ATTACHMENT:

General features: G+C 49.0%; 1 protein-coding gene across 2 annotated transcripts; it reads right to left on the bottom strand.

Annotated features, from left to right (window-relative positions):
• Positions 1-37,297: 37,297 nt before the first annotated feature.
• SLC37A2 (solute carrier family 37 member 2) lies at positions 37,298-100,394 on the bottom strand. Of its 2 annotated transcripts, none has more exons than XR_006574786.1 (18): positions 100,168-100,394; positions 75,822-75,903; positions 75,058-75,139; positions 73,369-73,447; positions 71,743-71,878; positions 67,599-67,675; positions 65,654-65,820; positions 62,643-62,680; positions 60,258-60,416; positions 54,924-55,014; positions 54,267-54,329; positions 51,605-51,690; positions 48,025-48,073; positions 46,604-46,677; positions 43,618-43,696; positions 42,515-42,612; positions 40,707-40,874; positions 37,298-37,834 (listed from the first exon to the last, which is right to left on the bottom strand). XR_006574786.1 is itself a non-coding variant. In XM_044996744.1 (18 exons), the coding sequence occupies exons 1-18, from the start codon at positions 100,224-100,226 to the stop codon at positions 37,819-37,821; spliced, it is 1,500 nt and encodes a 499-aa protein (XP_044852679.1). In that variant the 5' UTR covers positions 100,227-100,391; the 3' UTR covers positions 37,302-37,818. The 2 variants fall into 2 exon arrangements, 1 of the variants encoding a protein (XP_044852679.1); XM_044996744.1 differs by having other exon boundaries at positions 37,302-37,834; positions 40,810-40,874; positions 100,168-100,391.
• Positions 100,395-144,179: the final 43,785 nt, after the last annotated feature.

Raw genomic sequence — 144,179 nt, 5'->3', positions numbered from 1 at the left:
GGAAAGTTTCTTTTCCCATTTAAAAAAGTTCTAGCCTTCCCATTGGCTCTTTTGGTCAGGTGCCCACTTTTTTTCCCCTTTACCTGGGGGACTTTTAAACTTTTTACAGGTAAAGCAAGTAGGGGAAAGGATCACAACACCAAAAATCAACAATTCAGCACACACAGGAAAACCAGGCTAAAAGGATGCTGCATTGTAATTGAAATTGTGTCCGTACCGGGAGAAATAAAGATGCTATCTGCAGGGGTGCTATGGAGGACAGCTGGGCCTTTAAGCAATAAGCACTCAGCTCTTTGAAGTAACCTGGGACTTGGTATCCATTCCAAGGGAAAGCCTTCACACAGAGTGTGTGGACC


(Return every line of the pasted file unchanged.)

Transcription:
General features: G+C 49.0%; 1 protein-coding gene across 2 annotated transcripts; it reads right to left on the bottom strand.

Annotated features, from left to right (window-relative positions):
• Positions 1-37,297: 37,297 nt before the first annotated feature.
• SLC37A2 (solute carrier family 37 member 2) lies at positions 37,298-100,394 on the bottom strand. Of its 2 annotated transcripts, none has more exons than XR_006574786.1 (18): positions 100,168-100,394; positions 75,822-75,903; positions 75,058-75,139; positions 73,369-73,447; positions 71,743-71,878; positions 67,599-67,675; positions 65,654-65,820; positions 62,643-62,680; positions 60,258-60,416; positions 54,924-55,014; positions 54,267-54,329; positions 51,605-51,690; positions 48,025-48,073; positions 46,604-46,677; positions 43,618-43,696; positions 42,515-42,612; positions 40,707-40,874; positions 37,298-37,834 (listed from the first exon to the last, which is right to left on the bottom strand). XR_006574786.1 is itself a non-coding variant. In XM_044996744.1 (18 exons), the coding sequence occupies exons 1-18, from the start codon at positions 100,224-100,226 to the stop codon at positions 37,819-37,821; spliced, it is 1,500 nt and encodes a 499-aa protein (XP_044852679.1). In that variant the 5' UTR covers positions 100,227-100,391; the 3' UTR covers positions 37,302-37,818. The 2 variants fall into 2 exon arrangements, 1 of the variants encoding a protein (XP_044852679.1); XM_044996744.1 differs by having other exon boundaries at positions 37,302-37,834; positions 40,810-40,874; positions 100,168-100,391.
• Positions 100,395-144,179: the final 43,785 nt, after the last annotated feature.

Raw genomic sequence — 144,179 nt, 5'->3', positions numbered from 1 at the left:
GGAAAGTTTCTTTTCCCATTTAAAAAAGTTCTAGCCTTCCCATTGGCTCTTTTGGTCAGGTGCCCACTTTTTTTCCCCTTTACCTGGGGGACTTTTAAACTTTTTACAGGTAAAGCAAGTAGGGGAAAGGATCACAACACCAAAAATCAACAATTCAGCACACACAGGAAAACCAGGCTAAAAGGATGCTGCATTGTAATTGAAATTGTGTCCGTACCGGGAGAAATAAAGATGCTATCTGCAGGGGTGCTATGGAGGACAGCTGGGCCTTTAAGCAATAAGCACTCAGCTCTTTGAAGTAACCTGGGACTTGGTATCCATTCCAAGGGAAAGCCTTCACACAGAGTGTGTGGACC